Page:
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I find Hand plane more precision than drawknife.What kind of work you do with a drawknife and you can't do with plane.I have intention to buy drawknife but i am thinking will that be wasting money if i already have a handplane. At market i find unusual type hand plane. Acctualy its one blade welded to 2 rods and I'am thinking i wont buy that. So i went to blacksmith and he will forge one for my working. I taught its better idea.
 

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Log dog
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Two different tools.
I don't use hand planes to often, but I've used a drawknife numerous times.
Mostly for peeling logs and for shaping log ends for tenons.
You can't plane a board with a drawknife.
 

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Azur Jahić;518328 said:
Are drawknife just for round things like branch, logs etc. And hand plane somekind for planks.
Drawknives work well on rough and circular surfaces.

Hand planes work well on horizontal surfaces. They may not be flat to start with, but there are various types of hand planes to take a surface which is rough or not flat and make the surface flat and smooth. This may require several different models of hand plane.
 

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Azur Jahić;518626 said:
IS good idea to buy a drawknife that have a welded handles.The one blade is straight and there are two welded rods.To that blade
I think that will be fine, it is just a different method to fabricate the drawknife.

In the US the manufacturers had the machines to make the drawknife from a single piece of steel and bend the ends for the handles while the steel was hot. In the US we call the steel supports for the handle "tangs".
 

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Azur Jahić;518656 said:
I was woried about that welded spot on tangs. Can that be broken doing work.Traditionaly this kind of drawknife wasn't build in my pleace.This kind drawknife i first saw.
The weld should be strong enough to hold up to the work, assuming this was made with correct weld rod and a skilled welder so there are no cracks or weakness's in the weld.
 

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I think that you all should look here for the real deal.
Pay attention to the "log cabin" in the background of the home page.

www.logbuildingtools.ca

For a me, a draw kife is a bark stripper. A little one could shape a tennon. Spuds are surfacing tools. Maurice makes BIG drawknives, 4 dozen at a time) for serious log home building companies.

The common stunt is that they build your home on their site. When it's "together," they mark the wood, pull it down and truck it to your place. Up it goes in no time = no surprises.
 

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Log dog
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I know the process of building a log home from
Felling the trees to notching the corners.
And a drawknife is used to hand peel logs
So are spuds. The one the OP is talking about is probably a home made one.
 

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For 30+ years, I taught in a community college which actually had a log home building course. People came from all over the world (eg Finland, Peru) to do it. Extraordinary to watch as the build site was right on campus. Plenty of those people built a house or two around the city to hone their skills. The program was so successful that the administration killed it off (not sophisticated enough.)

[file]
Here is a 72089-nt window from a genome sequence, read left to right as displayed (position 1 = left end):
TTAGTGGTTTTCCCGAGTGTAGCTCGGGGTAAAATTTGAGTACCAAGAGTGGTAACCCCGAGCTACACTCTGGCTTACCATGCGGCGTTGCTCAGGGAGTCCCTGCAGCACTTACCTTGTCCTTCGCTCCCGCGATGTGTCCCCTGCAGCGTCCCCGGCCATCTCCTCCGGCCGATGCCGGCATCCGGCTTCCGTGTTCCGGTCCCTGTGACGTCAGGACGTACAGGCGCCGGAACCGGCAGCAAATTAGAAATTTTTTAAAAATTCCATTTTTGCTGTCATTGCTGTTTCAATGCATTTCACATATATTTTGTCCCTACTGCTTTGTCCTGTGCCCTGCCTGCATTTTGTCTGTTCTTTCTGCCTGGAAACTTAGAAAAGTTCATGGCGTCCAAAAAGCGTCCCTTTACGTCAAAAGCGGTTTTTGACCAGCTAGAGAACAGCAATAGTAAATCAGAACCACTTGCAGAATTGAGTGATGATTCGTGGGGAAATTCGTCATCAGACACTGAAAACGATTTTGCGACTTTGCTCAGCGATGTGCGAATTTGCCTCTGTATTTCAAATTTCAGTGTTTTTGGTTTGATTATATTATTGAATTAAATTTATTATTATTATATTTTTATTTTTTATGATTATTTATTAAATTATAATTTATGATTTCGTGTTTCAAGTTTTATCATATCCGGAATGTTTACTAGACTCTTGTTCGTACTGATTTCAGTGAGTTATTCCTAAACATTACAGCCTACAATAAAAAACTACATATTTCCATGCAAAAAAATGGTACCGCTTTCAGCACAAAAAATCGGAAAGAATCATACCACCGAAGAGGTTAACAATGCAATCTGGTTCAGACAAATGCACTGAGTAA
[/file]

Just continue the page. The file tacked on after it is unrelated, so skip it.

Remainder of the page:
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I've always seen draw knives used to remove a lot of material fast, usually to create a rounded part of a project.

On boards you use a plane called a scrub or fore plane to take a lot of material off fast but these planes work best across or diagonally across the grain.

On the edge of a board u can't go across the grain or you're going to get a huge amount of blow out or I think its called spelching. For this I'll use a draw knife. Not sure if its widely practiced but Works well, is fast and saves a lot of time vs sawing.
 

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What's the compulsion to make the wood flat? Just like everybody else? Like to drink downstream from the herd?

I come at this from a carver's perspective. I have lots of wood blocks, with knots, which will split out as fantastic boards with a serious 1" or 2" "wave" in them. My planer knife can smooooooth those out just fine, if I wanted to build furniture.

I want carvings, like fish bodies, from those. You need drawer fronts to show it off.
Very easy song, just 3 chords, all below the fifth fret.
 

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Azur Jahić;519051 said:
Are they somekind miniature of drawknife?
Spokeshaves are smaller than drawknives, but I do not consider them to be a smaller kind of drawknife. I think of spokeshaves as wood shaping tools. Many different styles. Some for flat wood, some for inside curves, some for shaping spokes, handles, etc.

I have this set.

http://www.leevalley.com/US/Wood/page.aspx?p=49142&cat=1,50230&ap=1

I used the flat spokeshave to make a profile on the edge of a cutting board. This picture was taken part way through the shaping.

Drawknives are perhaps a rough tool. Spokeshaves can be a rough tool, or a very detailed tool.

Wood Table
 
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